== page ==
Under chair and CEO Mary Barra, General Motors is focusing on emerging technologies — like the self-driving car, mobility apps and an autonomous fuel cell electric platform – innovations that will not only transform the company, but also the industry.
The Detroit automaker in January filed a safety petition with the Department of Transportation for its fourth-generation self-driving Cruise AV, the first production-ready vehicle built from the start to operate safely on its own, with no driver, steering wheel, pedals or manual controls.
GM also now offers Maven, a personal mobility app for on-demand GM car rentals. Maven Home provides on-site car sharing for residential communities; Maven City offers vehicles with dedicated parking spots for easy city driving, available by the hour, day, week or month with gas included; and Maven Gig allows members to earn money on their own terms by providing a vehicle that can be used to deliver goods or transport people.
Under Barra, GM “has built, partnered, and acquired everything it needs to be a significant player in such a vision of the future of transportation,” says Fast Company, which named GM as one of the World’s Most Innovative Companies in 2018.
But that’s not all: GM aims to solve some of the toughest transportation challenges created by natural disasters, complex logistics environments and global conflicts. The company’s Silent Utility Rover Universal Superstructure (SURUS), leverages GM’s newest Hydrotec fuel cell system, autonomous capability and truck chassis components to deliver high-performance, zero-emission propulsion to minimize logistical burdens and reduce human exposure to harm.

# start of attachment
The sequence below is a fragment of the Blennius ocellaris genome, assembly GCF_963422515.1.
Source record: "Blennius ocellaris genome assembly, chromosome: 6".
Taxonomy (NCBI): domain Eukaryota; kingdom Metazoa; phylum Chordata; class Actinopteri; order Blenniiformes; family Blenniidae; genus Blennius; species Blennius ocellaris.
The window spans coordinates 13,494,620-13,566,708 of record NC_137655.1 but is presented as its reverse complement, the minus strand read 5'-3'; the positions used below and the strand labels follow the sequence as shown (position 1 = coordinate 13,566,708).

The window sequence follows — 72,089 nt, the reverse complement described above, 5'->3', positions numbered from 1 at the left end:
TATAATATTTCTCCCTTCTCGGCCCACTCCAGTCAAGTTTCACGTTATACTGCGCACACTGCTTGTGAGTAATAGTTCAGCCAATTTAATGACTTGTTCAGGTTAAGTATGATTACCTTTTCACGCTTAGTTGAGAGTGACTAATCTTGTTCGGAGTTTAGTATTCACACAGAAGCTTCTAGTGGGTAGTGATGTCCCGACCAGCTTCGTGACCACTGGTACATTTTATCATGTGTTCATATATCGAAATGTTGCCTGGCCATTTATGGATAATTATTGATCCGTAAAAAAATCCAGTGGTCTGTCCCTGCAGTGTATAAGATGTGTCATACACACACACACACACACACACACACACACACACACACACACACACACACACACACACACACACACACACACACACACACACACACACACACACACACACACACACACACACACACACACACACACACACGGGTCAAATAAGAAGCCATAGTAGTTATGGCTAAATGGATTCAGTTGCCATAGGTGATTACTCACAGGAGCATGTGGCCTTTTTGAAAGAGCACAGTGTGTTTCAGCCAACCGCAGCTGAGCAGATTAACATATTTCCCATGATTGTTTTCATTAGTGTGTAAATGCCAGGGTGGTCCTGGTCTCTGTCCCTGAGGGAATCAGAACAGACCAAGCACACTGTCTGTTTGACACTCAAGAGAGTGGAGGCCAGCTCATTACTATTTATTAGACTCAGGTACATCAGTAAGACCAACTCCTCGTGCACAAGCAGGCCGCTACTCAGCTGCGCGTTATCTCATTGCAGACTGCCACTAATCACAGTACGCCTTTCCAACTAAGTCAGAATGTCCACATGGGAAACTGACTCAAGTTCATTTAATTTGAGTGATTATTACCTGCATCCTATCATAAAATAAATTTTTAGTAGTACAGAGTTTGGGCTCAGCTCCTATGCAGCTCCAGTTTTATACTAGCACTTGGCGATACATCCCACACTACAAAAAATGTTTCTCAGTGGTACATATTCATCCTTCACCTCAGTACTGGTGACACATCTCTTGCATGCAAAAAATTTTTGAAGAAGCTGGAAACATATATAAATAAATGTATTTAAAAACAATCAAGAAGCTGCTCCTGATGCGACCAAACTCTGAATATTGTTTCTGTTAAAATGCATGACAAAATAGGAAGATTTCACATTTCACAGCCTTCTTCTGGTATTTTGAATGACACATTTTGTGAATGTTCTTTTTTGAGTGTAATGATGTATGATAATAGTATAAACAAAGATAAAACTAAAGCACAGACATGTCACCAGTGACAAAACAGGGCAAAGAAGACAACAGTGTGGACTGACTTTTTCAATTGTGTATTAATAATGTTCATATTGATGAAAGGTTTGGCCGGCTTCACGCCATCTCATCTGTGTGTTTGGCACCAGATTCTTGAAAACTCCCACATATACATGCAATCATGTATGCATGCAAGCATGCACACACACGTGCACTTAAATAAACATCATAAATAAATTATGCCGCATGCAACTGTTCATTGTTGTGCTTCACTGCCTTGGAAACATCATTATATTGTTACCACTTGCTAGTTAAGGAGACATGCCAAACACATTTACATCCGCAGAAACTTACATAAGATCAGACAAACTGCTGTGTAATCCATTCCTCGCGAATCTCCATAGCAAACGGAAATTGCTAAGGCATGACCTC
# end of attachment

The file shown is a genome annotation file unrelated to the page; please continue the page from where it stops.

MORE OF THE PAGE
Fuel cell technology offers a solution that can scale to larger vehicles with large payload requirements and operate over longer distances. The SURUS platform is equally well-suited for adaptation to military environments.
GM has also been streamlining its operations, including selling its Opel/Vauxhall subsidiary and GM Financial’s European operations to the PSA Group. In announcing the deal last March, Barra said the sale would free up human and cash resources so that GM could focus on initiatives to “transform the company.”
“We are reshaping our company and delivering consistent, record results for our owners through disciplined capital allocation to our higher-return investments in our core automotive business and in new technologies that are enabling us to lead the future of personal mobility,” she said.
The first woman to serve as CEO of a major automaker, Barra has been ranked No. 1 on Fortune’s Most Powerful Women list for the past three years.
She is the daughter of a retired blue-collar GM veteran and herself a one-time “factory rat” who started working at a GM plant as a student, according to a NBC News profile. Barra’s style, according to insiders, is more “the consummate coach” than micro-manager. One GM colleague says that Barra “encourages the team members she trusts to make a case for what they believe needs to be done.”
Mary Barra, CEO & Chair, General Motors
Headquarters: Detroit, MI
Undergraduate degree: Kettering University
Graduate degree: Stanford Graduate School of Business
First position with company: Cooperative education student
First joined company: 1980
Named CEO: 2014